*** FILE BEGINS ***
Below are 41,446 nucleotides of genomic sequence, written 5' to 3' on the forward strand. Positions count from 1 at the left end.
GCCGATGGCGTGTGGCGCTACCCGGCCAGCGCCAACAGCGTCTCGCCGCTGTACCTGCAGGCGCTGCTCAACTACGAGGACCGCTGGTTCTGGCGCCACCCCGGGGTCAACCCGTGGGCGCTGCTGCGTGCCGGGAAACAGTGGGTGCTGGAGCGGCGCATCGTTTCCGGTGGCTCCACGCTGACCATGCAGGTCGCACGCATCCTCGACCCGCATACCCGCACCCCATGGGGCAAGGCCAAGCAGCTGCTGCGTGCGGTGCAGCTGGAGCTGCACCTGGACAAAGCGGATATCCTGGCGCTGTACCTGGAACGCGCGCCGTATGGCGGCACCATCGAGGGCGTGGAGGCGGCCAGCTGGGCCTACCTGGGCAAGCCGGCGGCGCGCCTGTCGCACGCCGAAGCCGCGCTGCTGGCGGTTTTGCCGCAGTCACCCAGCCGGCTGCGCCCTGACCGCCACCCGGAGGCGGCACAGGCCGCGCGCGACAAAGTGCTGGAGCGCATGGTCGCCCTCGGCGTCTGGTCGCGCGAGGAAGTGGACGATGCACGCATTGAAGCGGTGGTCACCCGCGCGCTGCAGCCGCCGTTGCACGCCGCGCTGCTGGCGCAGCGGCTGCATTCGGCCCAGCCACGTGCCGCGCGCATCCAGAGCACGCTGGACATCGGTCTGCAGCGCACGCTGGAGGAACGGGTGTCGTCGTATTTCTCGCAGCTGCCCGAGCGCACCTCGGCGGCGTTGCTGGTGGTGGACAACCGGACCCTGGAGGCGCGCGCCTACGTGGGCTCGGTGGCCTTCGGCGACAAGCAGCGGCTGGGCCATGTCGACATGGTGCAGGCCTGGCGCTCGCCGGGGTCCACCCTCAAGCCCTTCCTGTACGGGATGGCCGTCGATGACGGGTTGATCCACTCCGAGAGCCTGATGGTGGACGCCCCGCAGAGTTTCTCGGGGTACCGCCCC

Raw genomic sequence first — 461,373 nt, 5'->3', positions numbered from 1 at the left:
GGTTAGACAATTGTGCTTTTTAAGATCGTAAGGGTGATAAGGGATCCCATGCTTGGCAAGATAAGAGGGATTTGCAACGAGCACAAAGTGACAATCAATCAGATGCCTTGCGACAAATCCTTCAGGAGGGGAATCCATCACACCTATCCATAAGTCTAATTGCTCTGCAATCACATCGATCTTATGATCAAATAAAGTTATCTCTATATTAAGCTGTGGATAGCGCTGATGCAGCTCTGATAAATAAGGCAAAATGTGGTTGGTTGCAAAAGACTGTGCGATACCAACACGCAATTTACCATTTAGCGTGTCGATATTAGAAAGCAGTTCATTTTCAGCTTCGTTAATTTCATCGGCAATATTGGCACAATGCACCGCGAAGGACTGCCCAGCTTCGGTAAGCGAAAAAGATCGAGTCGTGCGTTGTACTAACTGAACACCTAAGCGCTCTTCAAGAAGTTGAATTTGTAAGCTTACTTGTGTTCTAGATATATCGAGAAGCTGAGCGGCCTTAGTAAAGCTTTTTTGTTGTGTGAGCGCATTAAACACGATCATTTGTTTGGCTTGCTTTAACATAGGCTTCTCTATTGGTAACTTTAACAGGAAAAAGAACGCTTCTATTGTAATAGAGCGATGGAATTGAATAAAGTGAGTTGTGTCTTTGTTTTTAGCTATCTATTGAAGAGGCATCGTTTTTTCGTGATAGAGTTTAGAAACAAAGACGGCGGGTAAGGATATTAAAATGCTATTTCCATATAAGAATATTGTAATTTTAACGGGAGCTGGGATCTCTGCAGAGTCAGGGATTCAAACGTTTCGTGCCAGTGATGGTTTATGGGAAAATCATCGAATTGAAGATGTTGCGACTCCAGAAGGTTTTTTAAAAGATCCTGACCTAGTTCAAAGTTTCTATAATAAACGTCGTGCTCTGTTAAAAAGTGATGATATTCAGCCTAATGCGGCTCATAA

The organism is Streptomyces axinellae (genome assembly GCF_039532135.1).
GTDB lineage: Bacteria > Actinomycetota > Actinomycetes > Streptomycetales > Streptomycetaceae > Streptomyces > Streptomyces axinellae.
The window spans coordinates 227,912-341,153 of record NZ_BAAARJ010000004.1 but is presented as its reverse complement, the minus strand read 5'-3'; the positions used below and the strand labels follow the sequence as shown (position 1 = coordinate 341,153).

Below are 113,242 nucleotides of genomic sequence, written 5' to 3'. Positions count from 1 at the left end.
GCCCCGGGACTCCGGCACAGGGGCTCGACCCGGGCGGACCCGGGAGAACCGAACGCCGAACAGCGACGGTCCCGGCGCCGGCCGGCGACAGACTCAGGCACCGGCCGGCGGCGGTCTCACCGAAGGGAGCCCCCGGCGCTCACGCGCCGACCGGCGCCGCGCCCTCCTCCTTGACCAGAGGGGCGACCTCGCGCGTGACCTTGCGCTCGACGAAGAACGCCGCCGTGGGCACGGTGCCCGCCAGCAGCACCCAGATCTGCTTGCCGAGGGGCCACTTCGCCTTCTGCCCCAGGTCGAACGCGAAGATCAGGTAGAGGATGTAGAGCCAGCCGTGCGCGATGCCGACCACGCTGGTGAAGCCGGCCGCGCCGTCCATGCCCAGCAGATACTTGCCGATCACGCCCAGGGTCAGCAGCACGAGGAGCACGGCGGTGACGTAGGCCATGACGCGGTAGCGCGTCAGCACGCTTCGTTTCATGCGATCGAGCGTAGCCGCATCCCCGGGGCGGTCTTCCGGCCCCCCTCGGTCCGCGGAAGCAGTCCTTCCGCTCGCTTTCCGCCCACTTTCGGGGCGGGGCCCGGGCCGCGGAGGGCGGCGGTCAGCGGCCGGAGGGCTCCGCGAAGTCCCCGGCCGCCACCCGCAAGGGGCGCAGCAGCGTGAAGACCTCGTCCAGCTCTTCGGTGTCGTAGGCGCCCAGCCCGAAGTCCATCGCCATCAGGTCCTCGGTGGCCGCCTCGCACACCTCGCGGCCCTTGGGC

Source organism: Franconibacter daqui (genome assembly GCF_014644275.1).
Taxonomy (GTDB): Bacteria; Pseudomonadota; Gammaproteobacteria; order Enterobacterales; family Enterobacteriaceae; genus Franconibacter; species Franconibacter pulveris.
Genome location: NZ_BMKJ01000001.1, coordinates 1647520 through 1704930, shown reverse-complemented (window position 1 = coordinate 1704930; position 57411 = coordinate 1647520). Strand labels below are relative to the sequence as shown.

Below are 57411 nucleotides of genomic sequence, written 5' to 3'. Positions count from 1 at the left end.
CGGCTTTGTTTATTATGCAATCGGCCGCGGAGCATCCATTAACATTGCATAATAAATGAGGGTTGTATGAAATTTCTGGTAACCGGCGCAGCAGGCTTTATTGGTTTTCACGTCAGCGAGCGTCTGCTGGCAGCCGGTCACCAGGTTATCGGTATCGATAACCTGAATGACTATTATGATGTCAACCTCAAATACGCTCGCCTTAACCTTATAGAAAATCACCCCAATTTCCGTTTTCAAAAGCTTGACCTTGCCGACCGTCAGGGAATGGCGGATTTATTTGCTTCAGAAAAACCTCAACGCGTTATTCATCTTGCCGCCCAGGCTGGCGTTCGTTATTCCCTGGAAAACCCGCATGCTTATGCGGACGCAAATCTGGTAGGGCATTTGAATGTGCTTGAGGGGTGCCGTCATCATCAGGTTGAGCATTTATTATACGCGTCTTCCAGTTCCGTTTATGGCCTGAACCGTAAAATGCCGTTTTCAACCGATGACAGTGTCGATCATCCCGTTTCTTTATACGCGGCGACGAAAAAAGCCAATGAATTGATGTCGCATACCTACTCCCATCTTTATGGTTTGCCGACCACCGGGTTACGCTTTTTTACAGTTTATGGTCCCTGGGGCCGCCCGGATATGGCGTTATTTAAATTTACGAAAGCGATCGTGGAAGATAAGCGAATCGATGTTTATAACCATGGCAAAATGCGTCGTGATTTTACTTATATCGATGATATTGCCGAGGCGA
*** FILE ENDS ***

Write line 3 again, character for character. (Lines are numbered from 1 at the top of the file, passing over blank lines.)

Raw genomic sequence first — 461,373 nt, 5'->3', positions numbered from 1 at the left: